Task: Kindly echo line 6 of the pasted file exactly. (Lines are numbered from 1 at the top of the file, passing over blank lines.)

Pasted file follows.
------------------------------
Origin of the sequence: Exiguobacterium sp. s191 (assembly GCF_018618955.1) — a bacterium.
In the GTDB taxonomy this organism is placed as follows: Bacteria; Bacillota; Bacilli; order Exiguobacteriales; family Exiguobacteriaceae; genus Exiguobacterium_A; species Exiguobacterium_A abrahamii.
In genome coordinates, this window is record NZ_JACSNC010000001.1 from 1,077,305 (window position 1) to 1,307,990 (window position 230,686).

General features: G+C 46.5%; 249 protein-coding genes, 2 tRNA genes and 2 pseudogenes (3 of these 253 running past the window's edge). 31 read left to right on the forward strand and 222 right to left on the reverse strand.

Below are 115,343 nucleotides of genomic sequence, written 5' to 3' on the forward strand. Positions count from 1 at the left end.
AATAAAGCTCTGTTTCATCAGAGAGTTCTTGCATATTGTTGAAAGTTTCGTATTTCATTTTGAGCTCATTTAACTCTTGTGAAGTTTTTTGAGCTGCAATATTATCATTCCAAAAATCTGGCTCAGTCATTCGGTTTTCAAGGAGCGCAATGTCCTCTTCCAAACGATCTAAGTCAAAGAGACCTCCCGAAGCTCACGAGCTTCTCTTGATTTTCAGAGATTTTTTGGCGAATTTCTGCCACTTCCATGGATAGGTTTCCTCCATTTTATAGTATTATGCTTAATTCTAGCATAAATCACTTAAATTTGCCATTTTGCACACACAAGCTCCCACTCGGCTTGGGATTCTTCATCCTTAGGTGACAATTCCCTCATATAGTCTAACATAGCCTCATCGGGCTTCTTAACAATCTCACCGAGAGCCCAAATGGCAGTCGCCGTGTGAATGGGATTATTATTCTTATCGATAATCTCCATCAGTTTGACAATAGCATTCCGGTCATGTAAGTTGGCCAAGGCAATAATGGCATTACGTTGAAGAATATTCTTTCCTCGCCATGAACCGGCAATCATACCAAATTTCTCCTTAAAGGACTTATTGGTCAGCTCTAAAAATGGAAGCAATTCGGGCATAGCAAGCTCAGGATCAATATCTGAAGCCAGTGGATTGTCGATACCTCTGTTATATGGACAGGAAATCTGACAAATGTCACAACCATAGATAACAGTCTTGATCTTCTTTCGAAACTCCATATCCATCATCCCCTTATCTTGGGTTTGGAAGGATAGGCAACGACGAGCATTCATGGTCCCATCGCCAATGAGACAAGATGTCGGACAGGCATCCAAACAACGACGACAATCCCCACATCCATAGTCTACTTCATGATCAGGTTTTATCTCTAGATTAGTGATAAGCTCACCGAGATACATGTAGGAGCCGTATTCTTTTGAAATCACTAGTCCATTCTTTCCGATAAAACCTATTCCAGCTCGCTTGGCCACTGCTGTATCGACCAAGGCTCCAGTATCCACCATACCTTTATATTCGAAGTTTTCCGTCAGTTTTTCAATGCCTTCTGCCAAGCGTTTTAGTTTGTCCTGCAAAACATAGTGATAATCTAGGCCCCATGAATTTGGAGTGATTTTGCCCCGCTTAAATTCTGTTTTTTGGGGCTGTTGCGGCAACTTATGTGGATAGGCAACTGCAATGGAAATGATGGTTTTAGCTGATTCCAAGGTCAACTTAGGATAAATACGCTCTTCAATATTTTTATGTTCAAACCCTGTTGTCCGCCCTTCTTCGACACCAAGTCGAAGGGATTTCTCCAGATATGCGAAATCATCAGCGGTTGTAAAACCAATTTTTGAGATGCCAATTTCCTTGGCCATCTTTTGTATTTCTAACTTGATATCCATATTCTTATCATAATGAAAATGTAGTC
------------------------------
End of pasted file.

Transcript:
AATAAAGCTCTGTTTCATCAGAGAGTTCTTGCATATTGTTGAAAGTTTCGTATTTCATTTTGAGCTCATTTAACTCTTGTGAAGTTTTTTGAGCTGCAATATTATCATTCCAAAAATCTGGCTCAGTCATTCGGTTTTCAAGGAGCGCAATGTCCTCTTCCAAACGATCTAAGTCAAAGAGACCTCCCGAAGCTCACGAGCTTCTCTTGATTTTCAGAGATTTTTTGGCGAATTTCTGCCACTTCCATGGATAGGTTTCCTCCATTTTATAGTATTATGCTTAATTCTAGCATAAATCACTTAAATTTGCCATTTTGCACACACAAGCTCCCACTCGGCTTGGGATTCTTCATCCTTAGGTGACAATTCCCTCATATAGTCTAACATAGCCTCATCGGGCTTCTTAACAATCTCACCGAGAGCCCAAATGGCAGTCGCCGTGTGAATGGGATTATTATTCTTATCGATAATCTCCATCAGTTTGACAATAGCATTCCGGTCATGTAAGTTGGCCAAGGCAATAATGGCATTACGTTGAAGAATATTCTTTCCTCGCCATGAACCGGCAATCATACCAAATTTCTCCTTAAAGGACTTATTGGTCAGCTCTAAAAATGGAAGCAATTCGGGCATAGCAAGCTCAGGATCAATATCTGAAGCCAGTGGATTGTCGATACCTCTGTTATATGGACAGGAAATCTGACAAATGTCACAACCATAGATAACAGTCTTGATCTTCTTTCGAAACTCCATATCCATCATCCCCTTATCTTGGGTTTGGAAGGATAGGCAACGACGAGCATTCATGGTCCCATCGCCAATGAGACAAGATGTCGGACAGGCATCCAAACAACGACGACAATCCCCACATCCATAGTCTACTTCATGATCAGGTTTTATCTCTAGATTAGTGATAAGCTCACCGAGATACATGTAGGAGCCGTATTCTTTTGAAATCACTAGTCCATTCTTTCCGATAAAACCTATTCCAGCTCGCTTGGCCACTGCTGTATCGACCAAGGCTCCAGTATCCACCATACCTTTATATTCGAAGTTTTCCGTCAGTTTTTCAATGCCTTCTGCCAAGCGTTTTAGTTTGTCCTGCAAAACATAGTGATAATCTAGGCCCCATGAATTTGGAGTGATTTTGCCCCGCTTAAATTCTGTTTTTTGGGGCTGTTGCGGCAACTTATGTGGATAGGCAACTGCAATGGAAATGATGGTTTTAGCTGATTCCAAGGTCAACTTAGGATAAATACGCTCTTCAATATTTTTATGTTCAAACCCTGTTGTCCGCCCTTCTTCGACACCAAGTCGAAGGGATTTCTCCAGATATGCGAAATCATCAGCGGTTGTAAAACCAATTTTTGAGATGCCAATTTCCTTGGCCATCTTTTGTATTTCTAACTTGATATCCATATTCTTATCATAATGAAAATGTAGTC